NASA calls on gamers, citizen scientists to help map world's corals
Silicon Valley, CALIFORNIA — NASA invites video gamers and citizen scientists to embark on virtual ocean research expeditions to help map coral reefs around the world in an effort to better understand these threatened ecosystems.
During the past several years, researchers at NASA’s Ames Research Center in California's Silicon Valley have developed new instruments that can look below the ocean surface in more detail than ever before. Using techniques originally developed to look at stars, these "fluid-lensing" cameras use complex calculations to undo the optical distortions created by the water over coral reefs.
NASA has deployed these instruments – mounted on drones or aircraft – on expeditions to Puerto Rico, Guam, American Samoa, and elsewhere to collect 3D images of the ocean floor, including corals, algae and seagrass. However, the data alone do not tell the whole story of what's happening to the corals beneath the waves, which is why NASA needs your help.
NASA drones captured images of ocean reefs to fuel the citizen science game Nemo-Net (NASA Ames/Ved Chirayath)
Enter NeMO-Net, a video game in which players identify and classify corals using these 3D images while virtually traveling the ocean on their own research vessel, the Nautilus. Principal investigator Ved Chirayath at Ames developed the neural network behind the game, also called NeMO-Net, or the Neural Multi-Modal Observation and Training Network, which will use player input to build a global coral map.
"NeMO-Net leverages the most powerful force on this planet: not a fancy camera or a supercomputer, but people," said Chirayath. "Anyone, even a first grader, can play this game and sort through these data to help us map one of the most beautiful forms of life we know of."
On each "dive," players interact with real NASA data, learning about the different kinds of corals that lie on the shallow ocean floor while highlighting where they appear in the imagery. Aboard their virtual research vessel, players will be able to track their progress, earn badges, read through the game's field guide, and access educational videos about life on the sea floor.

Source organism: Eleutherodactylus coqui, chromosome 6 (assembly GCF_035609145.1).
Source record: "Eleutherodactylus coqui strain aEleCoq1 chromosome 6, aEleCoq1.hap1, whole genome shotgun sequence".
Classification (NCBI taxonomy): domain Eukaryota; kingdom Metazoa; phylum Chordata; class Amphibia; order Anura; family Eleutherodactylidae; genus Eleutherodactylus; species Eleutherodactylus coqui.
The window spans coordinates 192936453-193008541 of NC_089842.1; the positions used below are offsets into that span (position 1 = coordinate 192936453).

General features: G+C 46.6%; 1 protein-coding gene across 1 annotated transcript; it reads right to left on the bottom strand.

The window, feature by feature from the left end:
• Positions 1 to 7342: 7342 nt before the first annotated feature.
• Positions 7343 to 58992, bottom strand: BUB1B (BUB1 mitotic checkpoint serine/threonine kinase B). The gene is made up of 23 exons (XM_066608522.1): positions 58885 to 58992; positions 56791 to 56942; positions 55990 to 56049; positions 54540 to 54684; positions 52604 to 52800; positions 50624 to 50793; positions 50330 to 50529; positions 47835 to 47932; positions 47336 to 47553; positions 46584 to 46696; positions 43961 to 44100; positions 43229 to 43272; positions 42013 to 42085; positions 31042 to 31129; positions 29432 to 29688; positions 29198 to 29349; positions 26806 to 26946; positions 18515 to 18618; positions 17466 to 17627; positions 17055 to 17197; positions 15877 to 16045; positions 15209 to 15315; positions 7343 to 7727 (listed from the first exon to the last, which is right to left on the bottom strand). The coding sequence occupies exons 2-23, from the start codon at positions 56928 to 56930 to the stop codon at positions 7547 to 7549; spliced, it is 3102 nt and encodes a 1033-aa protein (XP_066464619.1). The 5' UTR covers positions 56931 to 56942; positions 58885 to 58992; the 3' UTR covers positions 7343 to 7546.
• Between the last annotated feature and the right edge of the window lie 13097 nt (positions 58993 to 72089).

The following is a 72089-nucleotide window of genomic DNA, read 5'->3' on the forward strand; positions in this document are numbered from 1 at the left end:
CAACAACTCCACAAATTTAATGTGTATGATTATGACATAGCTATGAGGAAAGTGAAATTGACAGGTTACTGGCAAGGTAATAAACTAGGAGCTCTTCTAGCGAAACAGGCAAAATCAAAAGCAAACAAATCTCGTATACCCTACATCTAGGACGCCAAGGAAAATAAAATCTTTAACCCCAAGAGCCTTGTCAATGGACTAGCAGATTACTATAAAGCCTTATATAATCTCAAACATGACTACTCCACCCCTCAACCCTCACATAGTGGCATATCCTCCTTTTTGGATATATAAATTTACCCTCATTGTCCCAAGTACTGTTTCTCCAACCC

As they play the game, players’ actions help train NASA's Pleiades supercomputer at Ames to recognize corals from any image of the ocean floor, even those taken with less powerful instruments. The supercomputer "learns" from the coral classifications players make by hand, using machine learning techniques to classify on its own.
The more people who play NeMO-NET, the better the supercomputer's mapping abilities become. Once it has been able to accurately classify corals from low-resolution data included in the game, the supercomputer will be able to map out the world's corals at an unprecedented resolution. With that map, scientists will better understand what is happening to corals and find ways to preserve them.
Coral reefs in the shallow waters off Earth’s subtropical and tropical shores are among the most complex and diverse ecosystems on the planet. Teeming with life, scientists estimate that these reefs provide homes for as many species as a tropical rainforest. Corals are at risk from rising ocean temperatures, pollution and ocean acidification. Scientists are seeking more data to understand the ways in which corals are responding to these forces.
Reefs also play a part in combating disease. Marine systems – and particularly coral reefs – are often considered the “medicine cabinets” of the 21st century. Organisms such as sponges, mollusks and others that call reefs their homes have contributed to medicines used to treat viruses such as HIV and diseases such as cancer.
NeMO-Net is available on the Apple App store and is playable on iOS devices and Mac computers, with a forthcoming release for Android systems.
Watch video at end of this page.
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